Application of ab initio theory to the chemistry of ultrathin films.


In this work, we investigate a number of important nanosheets, e.g., graphene, haeckelites, and titanium disulfide for the expressed purpose of tuning the electronic ground state properties. We employ condensed matter techniques to interrogate real- ized and theoretically postulated ultrathin films to mine ground state properties that may bolster established, or nascent nanotechnologies. In this regard, a number of ultrathin films are tuned to induce new material properties that are not intrinsic to the original crystal. We show that chemical modification with extrinsic substitutional pnictogen dopants placed within the crystal lattice of graphene can functionalize the basal plane of graphene to obtain potentially catalytic properties. Furthermore, an alternative doping strategy, less intensive than pnictogenic substitutions, including halogen diatomic molecules were introduced as adsorbates on monolayer, bilayer, and multilayer graphenes of different polymorphism to influence the ground state of the graphitic nanosheets. We observed the induction of a band gap of controllable size as a function of halogen and polymorphism. Consequently, the semimetallic graphene sys- tems formed a p-type semiconductor, which enables field-dependent control of Dirac carriers within the ultrathin films. Each of these studies take advantage of the orbital and lattice degrees of freedom enabling tunability of this monoelemental nanosheet. However, the authors postulate theorized ultrathin films dubbed Archimedean ultra- thin films. These nanosheets form a unique semiregular polygonal (4,8)-tessellated configuration. This configuration was extended to bulk crystals where we show the potential for forming ultrathin films that contain this unique symmetry. Two groups were studied: the boron pnictides, and the aluminum pnictides. The ground states featured indirect band gap semiconductors, where it was discovered that the boron- pnictides, in particular the planar configurations, possessed a double band gap. Sub- sequently, the optical response of the boron pnictides were revealed within linear response time-dependent density functional theory, which showed that the planar ul- trathin films displayed strong optical response from the UV to the IR. Finally, the electronic ground state of 1T-TiS2 was mechanically strained to induce phase tran- sitions converting this nanosheet into a direct band gap semiconductor. Hence, we demonstrate the tunability of material properties for a series of ultrathin films, whose material properties could provide or support existing and nascent nanotechnologies for the 21st-century.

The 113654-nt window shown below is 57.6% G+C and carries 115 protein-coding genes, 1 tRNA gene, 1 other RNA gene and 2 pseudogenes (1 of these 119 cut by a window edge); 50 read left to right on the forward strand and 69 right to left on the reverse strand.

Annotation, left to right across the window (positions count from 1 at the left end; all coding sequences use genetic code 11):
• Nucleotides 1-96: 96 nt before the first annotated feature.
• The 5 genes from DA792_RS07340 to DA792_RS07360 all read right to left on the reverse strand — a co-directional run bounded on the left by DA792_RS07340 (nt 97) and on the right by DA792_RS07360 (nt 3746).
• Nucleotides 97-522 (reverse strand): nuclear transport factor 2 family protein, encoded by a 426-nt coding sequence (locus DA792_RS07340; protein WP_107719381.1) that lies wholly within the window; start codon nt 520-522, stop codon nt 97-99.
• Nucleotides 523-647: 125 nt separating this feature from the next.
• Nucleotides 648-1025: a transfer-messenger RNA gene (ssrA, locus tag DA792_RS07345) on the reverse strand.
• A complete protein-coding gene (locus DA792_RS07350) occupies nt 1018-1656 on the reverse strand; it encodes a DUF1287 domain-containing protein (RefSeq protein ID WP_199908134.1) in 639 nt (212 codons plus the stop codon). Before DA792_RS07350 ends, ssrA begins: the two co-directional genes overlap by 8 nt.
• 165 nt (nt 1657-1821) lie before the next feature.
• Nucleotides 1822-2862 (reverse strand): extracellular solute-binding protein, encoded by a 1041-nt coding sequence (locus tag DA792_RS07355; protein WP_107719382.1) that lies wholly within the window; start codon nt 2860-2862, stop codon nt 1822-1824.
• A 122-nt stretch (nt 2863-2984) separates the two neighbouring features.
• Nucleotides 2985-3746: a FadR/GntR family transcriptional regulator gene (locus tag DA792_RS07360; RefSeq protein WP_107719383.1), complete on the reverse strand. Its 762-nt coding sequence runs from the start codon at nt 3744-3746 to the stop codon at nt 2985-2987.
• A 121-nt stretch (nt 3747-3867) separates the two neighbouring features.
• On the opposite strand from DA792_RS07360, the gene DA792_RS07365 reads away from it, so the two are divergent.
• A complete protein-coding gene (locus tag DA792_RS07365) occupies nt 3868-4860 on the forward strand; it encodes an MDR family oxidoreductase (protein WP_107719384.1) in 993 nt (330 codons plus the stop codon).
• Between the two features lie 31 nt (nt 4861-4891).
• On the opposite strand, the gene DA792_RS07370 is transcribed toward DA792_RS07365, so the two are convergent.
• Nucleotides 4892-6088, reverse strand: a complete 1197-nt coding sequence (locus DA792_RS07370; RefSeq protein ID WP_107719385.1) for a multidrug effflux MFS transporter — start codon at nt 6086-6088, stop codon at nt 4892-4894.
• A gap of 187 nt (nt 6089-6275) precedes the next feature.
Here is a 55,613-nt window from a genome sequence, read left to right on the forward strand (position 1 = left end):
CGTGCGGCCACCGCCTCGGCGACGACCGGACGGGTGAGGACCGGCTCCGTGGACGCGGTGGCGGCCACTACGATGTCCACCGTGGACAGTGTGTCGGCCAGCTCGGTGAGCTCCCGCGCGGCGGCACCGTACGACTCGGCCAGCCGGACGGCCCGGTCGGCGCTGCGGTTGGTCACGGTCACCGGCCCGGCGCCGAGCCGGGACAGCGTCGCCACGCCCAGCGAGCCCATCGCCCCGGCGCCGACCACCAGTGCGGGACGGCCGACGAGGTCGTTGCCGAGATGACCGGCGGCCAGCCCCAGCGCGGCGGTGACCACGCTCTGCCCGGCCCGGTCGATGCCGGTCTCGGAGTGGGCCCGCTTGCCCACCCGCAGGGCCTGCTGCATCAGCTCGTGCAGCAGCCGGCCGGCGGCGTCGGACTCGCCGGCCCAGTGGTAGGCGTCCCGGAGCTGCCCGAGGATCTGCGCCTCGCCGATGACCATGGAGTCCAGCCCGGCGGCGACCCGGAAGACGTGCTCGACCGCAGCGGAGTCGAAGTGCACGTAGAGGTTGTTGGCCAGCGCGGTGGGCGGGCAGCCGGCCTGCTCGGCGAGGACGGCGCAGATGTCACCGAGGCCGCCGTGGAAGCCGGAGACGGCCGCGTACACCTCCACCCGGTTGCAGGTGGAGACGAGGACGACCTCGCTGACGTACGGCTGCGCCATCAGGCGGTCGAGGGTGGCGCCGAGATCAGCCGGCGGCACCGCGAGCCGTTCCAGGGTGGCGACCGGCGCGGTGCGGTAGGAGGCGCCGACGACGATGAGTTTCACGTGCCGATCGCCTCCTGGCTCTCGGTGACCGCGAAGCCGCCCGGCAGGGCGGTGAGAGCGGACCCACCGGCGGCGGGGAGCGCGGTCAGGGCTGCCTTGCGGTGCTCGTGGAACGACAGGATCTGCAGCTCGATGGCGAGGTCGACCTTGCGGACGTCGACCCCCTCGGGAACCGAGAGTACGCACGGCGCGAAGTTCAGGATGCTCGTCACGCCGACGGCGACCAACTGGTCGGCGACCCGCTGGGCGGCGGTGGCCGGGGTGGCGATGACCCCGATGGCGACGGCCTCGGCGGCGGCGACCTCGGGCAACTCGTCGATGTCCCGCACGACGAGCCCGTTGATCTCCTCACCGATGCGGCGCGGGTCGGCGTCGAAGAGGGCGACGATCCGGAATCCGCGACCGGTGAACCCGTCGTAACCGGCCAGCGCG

Nanosheets. Graphene. Haeckelites. Titanium disulfide. Electronic ground state properties.